Violin Memory is a leading maker of all-flash storage arrays (AFAs), which continue to increase in popularity. The speedier response times of these AFAs compared to traditional hard disk drives offer a key selling point, with solid-state devices providing significant benefits to customers who need low latency for their critical applications.
According to Wikibon, flash is now the most cost-effective storage for applications that need high levels of performance. Even when the raw cost of AFAs is higher than the raw cost for traditional disk storage, the cost per usable terabyte is lower when measures such as data reduction and de-duplication are included in the assessment. Wikibon also predicts that flash prices will drop 30 percent per year, compared to disk drive prices dropping 20 percent.
Disks are Dead?
Wikibon's founder, David Floyer, told TechTarget, "For active data, the disk drive in 2015 is fundamentally dead." Wikibon predicts flash will be lower in cost than disk in 2016. Not everyone agrees; TechTarget got a contradictory opinion from Jay Kidd of Netapp, who said, "We foresee the gap in cost between the least expensive flash and the least expensive hard drive staying at about a 10-times difference in cost through the end of the decade."
As a maker of flash memory, it's not surprising that Violin is more optimistic about the competitiveness of flash. The company's own prediction is that flash prices will be equivalent to hard drive dollars-per-terabyte costs in 2017. Companies that aren't persuaded by cost or dollar figures may be convinced to use flash arrays based on simpler management. Upcoming denser AFAs mean equivalent capacity will eliminate multiple racks in the data center, along with associated maintenance.
Violin Memory Pricing
IDC reported the cost of hard disk drives at about $0.80/GB, compared to AFAs at around $5/GB, with some AFA vendors under that mark and some above it. Violin's cost is highly competitive, at about $1.50/GB given a 6:1 data reduction.
For Violin's Windows Flash Array products, the product is extendable, providing the ability to add memory as needed without paying a large up-front cost. Memory capacity can be expanded in increments of 8.8TB. This is a software-based expansion that means no disruption from installing additional memory. The flexibility of this option should enable Violin's value-added resellers (VARs) to target not just the large enterprises that require and can afford a large initial expenditure, but also smaller enterprises and mid-sized businesses that want to manage cash outlays more cautiously. The 7300E model offers an 11TB (raw) starting point, upgradeable to a max size of 35TB raw. The 7300 array with a 17.5TB starting configuration has a list price of $265,000.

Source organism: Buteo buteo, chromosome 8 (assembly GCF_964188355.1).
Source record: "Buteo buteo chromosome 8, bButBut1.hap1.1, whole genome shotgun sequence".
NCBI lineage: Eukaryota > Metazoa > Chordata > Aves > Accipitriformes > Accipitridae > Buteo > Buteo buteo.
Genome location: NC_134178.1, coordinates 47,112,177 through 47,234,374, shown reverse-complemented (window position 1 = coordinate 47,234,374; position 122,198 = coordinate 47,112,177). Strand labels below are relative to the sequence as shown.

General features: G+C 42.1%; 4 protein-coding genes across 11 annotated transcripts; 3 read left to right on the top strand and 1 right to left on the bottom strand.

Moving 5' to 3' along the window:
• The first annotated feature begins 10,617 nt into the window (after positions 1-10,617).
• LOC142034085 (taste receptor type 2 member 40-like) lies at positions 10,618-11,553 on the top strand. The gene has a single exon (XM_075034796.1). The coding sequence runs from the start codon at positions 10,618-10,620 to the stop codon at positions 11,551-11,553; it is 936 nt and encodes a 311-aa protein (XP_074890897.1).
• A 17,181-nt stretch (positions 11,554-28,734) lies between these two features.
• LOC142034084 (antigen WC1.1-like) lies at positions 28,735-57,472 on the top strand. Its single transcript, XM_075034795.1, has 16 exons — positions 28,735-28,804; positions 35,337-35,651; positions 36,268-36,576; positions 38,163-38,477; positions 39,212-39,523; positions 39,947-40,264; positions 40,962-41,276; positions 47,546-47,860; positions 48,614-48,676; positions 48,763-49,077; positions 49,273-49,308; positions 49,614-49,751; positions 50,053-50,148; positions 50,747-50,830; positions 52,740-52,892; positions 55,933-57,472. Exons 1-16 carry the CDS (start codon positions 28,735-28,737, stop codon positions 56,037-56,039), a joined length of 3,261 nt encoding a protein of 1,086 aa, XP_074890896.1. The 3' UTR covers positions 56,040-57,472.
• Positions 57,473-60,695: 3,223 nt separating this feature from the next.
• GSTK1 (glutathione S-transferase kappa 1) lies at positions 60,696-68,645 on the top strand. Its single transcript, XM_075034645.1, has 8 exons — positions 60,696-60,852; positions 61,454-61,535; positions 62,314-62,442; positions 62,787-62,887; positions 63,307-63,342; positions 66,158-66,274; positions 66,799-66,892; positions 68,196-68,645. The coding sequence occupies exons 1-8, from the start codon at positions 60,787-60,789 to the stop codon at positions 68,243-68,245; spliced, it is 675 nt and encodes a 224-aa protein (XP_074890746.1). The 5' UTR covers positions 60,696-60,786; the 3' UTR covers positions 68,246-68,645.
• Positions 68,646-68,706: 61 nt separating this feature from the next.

Another consideration when pricing Violin Memory (or any AFA product) is that typically backup software and other data services requirements are bundled into the purchase price of the array. Because the array has built-in OS, firmware, software, and hardware, customers gain additional savings from not having to purchase licenses in order to snapshot, replicate, or otherwise support their data. The selling point for VARs is the reduced management and optimization effort required. Violin's lifetime endurance guarantee also enhances the potential cost benefits to customers who choose a Violin Memory product.
Violin Memory Partner Program
Along with pricing properly, finding the right partners is key to success in selling big data products and services. VARs that want to enhance their revenue from selling Violin Memory products could consider signing up for the Violin Global Partner Program. The program offers incentives and support in order to help vendors sell Violin Memory arrays. There are increased margins on deal registration through discounts on the list price plus incentives on new accounts.
Violin Memory sells discounted demo units to partners. The partners set their own end-user prices, and the income opportunities aren't limited to sales, but also include services and training. Because memory costs are continuously decreasing, the company anticipates that VAR partners will make up the difference through these additional services, whereas margins don't undergo the same steady reduction.